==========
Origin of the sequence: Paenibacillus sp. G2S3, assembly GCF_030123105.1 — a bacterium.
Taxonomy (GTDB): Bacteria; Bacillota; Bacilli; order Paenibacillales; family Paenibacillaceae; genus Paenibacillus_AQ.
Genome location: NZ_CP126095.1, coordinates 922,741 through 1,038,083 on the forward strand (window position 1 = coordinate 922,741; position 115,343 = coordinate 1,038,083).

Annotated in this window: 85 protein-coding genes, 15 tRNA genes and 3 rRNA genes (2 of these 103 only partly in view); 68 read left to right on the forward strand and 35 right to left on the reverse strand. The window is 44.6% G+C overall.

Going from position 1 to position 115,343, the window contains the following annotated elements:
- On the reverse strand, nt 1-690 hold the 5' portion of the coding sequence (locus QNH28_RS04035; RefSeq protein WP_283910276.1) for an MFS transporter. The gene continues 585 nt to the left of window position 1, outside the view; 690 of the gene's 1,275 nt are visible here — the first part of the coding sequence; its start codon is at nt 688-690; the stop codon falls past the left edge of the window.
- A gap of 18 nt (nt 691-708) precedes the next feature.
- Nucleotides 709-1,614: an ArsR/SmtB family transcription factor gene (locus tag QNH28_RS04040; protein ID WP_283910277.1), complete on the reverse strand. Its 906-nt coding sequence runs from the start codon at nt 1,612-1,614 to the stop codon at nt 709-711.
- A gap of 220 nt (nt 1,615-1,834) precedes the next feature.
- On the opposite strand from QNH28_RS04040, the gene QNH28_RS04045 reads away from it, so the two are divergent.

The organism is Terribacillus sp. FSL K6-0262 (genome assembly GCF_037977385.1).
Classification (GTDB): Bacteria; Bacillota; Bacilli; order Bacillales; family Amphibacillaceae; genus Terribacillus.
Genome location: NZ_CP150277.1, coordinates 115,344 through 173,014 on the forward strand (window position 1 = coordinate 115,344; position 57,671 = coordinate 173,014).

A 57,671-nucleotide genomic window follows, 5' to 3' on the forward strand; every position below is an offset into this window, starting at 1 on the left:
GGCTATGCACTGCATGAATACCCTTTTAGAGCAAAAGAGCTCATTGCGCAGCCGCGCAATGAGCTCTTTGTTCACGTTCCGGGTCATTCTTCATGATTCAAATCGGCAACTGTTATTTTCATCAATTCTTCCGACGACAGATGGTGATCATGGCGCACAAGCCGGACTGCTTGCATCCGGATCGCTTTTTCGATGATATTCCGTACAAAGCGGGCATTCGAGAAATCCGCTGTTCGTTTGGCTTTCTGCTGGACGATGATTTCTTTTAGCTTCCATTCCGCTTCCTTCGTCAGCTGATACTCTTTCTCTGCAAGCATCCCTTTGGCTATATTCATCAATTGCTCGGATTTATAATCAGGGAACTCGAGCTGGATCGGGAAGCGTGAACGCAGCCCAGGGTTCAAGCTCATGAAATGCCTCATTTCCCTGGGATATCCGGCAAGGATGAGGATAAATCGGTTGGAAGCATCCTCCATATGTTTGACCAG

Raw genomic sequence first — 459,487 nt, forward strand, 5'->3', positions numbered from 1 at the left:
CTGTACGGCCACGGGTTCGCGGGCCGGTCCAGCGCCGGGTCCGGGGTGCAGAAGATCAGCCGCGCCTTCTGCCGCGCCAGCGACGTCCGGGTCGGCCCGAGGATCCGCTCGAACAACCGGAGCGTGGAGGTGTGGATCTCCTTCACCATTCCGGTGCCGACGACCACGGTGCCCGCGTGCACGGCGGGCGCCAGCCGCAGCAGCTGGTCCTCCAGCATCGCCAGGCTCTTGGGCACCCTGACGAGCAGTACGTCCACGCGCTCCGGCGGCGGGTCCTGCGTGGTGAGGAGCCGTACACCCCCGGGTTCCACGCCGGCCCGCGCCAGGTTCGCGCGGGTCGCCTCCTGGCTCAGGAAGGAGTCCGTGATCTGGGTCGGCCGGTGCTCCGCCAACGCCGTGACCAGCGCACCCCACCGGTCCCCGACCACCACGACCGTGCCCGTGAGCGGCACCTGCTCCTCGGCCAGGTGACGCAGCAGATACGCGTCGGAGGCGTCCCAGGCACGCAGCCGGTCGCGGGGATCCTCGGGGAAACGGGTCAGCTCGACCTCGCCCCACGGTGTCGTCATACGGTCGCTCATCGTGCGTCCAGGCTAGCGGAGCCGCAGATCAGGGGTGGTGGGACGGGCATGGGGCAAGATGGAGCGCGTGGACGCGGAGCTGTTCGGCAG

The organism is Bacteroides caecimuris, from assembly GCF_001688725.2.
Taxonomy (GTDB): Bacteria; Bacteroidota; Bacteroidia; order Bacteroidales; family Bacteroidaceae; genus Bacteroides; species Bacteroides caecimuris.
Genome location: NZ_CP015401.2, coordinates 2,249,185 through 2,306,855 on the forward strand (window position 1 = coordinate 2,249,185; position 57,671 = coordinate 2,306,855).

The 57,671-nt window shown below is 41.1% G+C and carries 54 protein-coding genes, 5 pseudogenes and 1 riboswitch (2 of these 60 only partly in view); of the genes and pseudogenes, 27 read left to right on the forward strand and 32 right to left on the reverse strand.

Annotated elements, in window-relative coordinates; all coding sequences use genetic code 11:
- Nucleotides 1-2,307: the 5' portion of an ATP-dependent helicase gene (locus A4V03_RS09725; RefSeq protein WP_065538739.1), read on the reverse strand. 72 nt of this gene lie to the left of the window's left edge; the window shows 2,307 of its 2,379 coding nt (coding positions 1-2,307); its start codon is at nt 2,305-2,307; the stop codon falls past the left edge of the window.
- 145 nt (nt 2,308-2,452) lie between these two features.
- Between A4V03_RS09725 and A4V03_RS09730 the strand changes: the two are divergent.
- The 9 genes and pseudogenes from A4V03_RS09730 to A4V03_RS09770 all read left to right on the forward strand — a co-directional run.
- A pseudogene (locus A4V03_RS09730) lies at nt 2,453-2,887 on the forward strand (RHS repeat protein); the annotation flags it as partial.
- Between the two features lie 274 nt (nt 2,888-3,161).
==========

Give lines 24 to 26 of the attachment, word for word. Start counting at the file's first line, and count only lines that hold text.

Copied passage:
- 145 nt (nt 2,308-2,452) lie between these two features.
- Between A4V03_RS09725 and A4V03_RS09730 the strand changes: the two are divergent.
- The 9 genes and pseudogenes from A4V03_RS09730 to A4V03_RS09770 all read left to right on the forward strand — a co-directional run.